Apologizing is good, and this article isn’t to say we should never apologize because sometimes people just need to hear an ‘I’m sorry’… ladies. Sorry, that just slipped out. See how apologizing can have its place? And yes, I put that line in there to prove a point… and that point is a lot of women really do need to apologize to their husbands more… Sorry, I’m on a role with digging myself into a hole. But, fun fact, I’ve met a lot of husbands who claim their wives are really great at apologizing… to everyone else, but rarely, if ever, apologize to them; the women criticize, and criticize rhymes with apologize but it doesn’t have nearly the same sense of love being shared.
So now my point, and thank you for your patience. I’ve recently discovered we often need to switch from apologizing to thanking people… like I just did to start this paragraph. I have found that appreciating someone is often a much stronger connecting tool than apologizing. For instance, I have on occasion forgotten to respond to someone’s email until a while later. I used to start “I’m sorry for the delay,” but now I write “Thank you for your patience.” See the difference? Apologizing lowers yourself while appreciating the other person raises him or her up like a compliment. It’s essentially saying: “You’re so patient; you’re awesome.” As good as apologizing can be, it can feel like a downer and bring an air of negativity to the situation whereas appreciating the other person makes them feel better about themselves. I first came across this concept in the movie You’ve Got Mail. If you just said “What movie is that?” you’re likely under the age of twenty. This is a classic romantic comedy starring Tom Hanks and Meg Ryan movie. If you’ve just asked who Meg Ryan is, you’re definitely under the age of twenty because she was pretty hot. In the movie, Meg Ryan ends up in the wrong line at the grocery store and Tom Hanks swoops in and persuades the cashier to ring her through with charm and positivity. When he finishes talking the cashier is smiling and happy until Meg Ryan apologizes. There’s a distinct energy switch. Apologizing lowers yourself, which is necessary in big screw ups to show humility, but it can be socially awkward in smaller things. In most situations, remember the adage ‘flattery will get you everywhere’… the real adage is ‘flattery won’t get you anywhere,’ but thank you for understanding my point… see what I did there? I used a thank you. If you didn’t get was I was doing, thank you for not thinking I’m an idiot… and did you see what I did there? If someone reading this thought I was an idiot, I just made him or her feel guilty… that’s just a bonus… if you’re manipulative like I can be sometimes. Other examples of thanking instead of apologizing are:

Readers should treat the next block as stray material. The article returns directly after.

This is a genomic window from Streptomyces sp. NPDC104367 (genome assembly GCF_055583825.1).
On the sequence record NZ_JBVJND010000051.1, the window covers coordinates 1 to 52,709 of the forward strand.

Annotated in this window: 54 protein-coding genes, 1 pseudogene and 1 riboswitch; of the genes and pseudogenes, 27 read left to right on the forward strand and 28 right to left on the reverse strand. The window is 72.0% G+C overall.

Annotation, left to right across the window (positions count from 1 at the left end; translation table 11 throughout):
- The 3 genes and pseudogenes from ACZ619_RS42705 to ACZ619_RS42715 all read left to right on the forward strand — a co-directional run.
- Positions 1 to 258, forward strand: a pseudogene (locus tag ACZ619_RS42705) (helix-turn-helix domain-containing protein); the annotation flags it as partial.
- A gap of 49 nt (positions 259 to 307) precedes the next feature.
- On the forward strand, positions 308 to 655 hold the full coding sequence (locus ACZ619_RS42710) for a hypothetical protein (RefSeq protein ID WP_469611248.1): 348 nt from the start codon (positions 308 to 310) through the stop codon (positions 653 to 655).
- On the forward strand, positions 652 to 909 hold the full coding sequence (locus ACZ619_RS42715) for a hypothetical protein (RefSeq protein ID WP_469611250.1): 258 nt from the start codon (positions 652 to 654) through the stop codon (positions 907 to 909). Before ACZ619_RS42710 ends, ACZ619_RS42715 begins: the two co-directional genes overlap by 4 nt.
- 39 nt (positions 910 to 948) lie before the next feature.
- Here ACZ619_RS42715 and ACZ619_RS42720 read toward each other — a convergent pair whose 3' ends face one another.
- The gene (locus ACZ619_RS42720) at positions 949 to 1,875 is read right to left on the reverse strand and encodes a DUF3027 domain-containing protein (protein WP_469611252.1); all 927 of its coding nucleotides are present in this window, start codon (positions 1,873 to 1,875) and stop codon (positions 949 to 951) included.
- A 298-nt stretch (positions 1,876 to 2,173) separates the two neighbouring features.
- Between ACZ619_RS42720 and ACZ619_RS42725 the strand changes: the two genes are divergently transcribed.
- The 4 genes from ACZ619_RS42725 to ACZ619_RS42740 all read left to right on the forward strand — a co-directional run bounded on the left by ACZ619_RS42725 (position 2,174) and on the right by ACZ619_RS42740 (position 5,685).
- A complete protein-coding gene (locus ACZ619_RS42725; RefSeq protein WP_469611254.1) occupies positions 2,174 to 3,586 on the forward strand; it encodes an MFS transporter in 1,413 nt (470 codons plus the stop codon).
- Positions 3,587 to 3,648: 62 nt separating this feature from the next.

- Instead of: “I’m sorry for being late,” try: “Thank you for your patience.”
- Instead of: “I’m sorry for being rude,” try: “Thank you for being so understanding.”
- Instead of: “I’m sorry for not calling like I said I would,” just frigg’n call.
- Instead of: “I’m sorry you’re so ugly,” try: “Thank you for helping me feel better about myself.” (if you can’t tell, this is a joke. Please don’t start saying either to people.)
At the gym this week, a lady asked my friend to help move a weight for her and she apologized after for bugging him. I then said “Thank you for giving my friend a chance to help you and think he’s strong for once.” She laughed and then said how that was a good reminder of how to see the positive spin of a situation, and she was left feeling better. Saying thank you is an incredible tool that we all need to be better at using because it’s through gratitude that we end up enjoying life more.
This week may you share appreciation with others.
Rev Chad David, ChadDavid.ca, learning to love dumb people